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In the 2009-2010 academic year, more than 270,000 American students studied overseas and the number is expected to rise as foreign education becomes more popular. In 2011, Secretary of State Hillary Clinton launched the "100,000 strong initiative" to boost the number of American students studying in China while numerous colleges and universities across the world offer foreign exchange programs to attract international students.
Despite the appeal of studying abroad, there has been little attention paid to the actual dangers involved, especially for women students. While both male and female students face many of the same risks that tourists do overall, the added risk of sexual assault must also be considered. The murder of Peace Corps volunteer Kate Puzey in 2009 highlighted the danger that female volunteers often face. More than 1,000 female Peace Corps volunteers have reported being sexually assault between 2001 and 2009 and are likely just the tip of the iceberg given the thousands of other women on their own overseas.
Women studying abroad or doing remote volunteer work are at increased risk for a number of reasons including the "second-class citizen" status of women in many countries, unfamiliarity with the culture, language differences, reduced security, and lack of familiarity with alcohol.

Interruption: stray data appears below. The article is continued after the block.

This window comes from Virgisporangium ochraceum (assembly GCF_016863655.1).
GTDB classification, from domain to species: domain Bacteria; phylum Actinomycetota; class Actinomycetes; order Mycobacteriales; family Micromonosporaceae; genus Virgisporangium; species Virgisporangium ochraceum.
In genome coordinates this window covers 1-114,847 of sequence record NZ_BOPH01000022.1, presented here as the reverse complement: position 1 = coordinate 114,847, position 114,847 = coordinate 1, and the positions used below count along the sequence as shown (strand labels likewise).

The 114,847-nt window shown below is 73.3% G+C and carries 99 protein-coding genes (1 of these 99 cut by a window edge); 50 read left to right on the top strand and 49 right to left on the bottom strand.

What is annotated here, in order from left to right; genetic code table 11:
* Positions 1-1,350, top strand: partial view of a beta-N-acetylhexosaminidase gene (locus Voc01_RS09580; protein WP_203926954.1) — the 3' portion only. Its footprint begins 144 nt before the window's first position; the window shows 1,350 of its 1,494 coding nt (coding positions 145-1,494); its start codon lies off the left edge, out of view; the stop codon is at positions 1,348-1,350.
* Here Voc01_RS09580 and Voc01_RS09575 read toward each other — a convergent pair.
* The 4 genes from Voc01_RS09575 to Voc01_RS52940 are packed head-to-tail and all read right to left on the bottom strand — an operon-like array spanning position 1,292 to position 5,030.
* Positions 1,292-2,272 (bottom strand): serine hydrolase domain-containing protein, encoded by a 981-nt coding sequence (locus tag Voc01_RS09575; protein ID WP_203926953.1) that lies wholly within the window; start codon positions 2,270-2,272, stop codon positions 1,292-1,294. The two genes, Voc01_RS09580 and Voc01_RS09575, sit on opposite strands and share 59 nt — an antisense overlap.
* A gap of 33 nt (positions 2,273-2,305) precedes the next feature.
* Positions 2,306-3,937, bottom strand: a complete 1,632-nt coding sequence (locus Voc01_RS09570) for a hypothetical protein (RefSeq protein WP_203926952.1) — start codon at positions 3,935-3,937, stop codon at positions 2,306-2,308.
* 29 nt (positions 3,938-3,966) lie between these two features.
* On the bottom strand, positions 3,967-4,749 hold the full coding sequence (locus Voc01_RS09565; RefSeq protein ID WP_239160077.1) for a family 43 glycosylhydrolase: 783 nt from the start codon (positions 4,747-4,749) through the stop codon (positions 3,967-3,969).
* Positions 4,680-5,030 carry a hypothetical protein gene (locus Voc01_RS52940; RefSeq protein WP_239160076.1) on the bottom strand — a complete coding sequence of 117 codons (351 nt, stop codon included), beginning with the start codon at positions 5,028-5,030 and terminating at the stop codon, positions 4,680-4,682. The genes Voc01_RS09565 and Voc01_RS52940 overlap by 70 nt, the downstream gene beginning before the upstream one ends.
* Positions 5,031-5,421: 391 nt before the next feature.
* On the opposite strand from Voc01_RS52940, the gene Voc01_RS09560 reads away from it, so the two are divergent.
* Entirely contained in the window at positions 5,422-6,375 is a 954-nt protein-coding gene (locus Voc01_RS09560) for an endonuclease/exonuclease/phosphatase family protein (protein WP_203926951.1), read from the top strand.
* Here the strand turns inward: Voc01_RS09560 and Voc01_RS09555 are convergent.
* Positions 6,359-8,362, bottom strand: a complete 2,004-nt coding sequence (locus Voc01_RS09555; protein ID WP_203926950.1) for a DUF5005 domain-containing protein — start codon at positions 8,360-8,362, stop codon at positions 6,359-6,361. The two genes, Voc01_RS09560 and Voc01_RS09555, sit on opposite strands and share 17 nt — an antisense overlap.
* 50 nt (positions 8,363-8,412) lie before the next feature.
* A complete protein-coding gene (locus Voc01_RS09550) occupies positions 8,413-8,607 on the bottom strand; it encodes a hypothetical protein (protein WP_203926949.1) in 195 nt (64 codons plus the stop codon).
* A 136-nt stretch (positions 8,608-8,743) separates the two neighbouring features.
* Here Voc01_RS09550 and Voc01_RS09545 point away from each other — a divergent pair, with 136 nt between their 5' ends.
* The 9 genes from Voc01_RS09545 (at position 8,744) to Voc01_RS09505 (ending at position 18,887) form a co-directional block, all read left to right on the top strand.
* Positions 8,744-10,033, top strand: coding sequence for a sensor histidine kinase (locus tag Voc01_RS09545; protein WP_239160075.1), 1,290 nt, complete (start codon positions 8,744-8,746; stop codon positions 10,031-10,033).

Even on American campuses, the risk of sexual assault is high for female undergraduates experiencing the college culture for the first time. This is particularly true for women in their first and second college years who participate in fraternity and sorority activities. While making police complaints can be arduous enough for women in their own countries, it can be positively nightmarish for women dealing with police in other countries and entirely different cultures who may treat the offence as minor or being the fault of the victim. In some cases, sexual assault victims in other countries have even been arrested for "having sex outside of marriage."
To read more, check out my new Psychology Today blog post.
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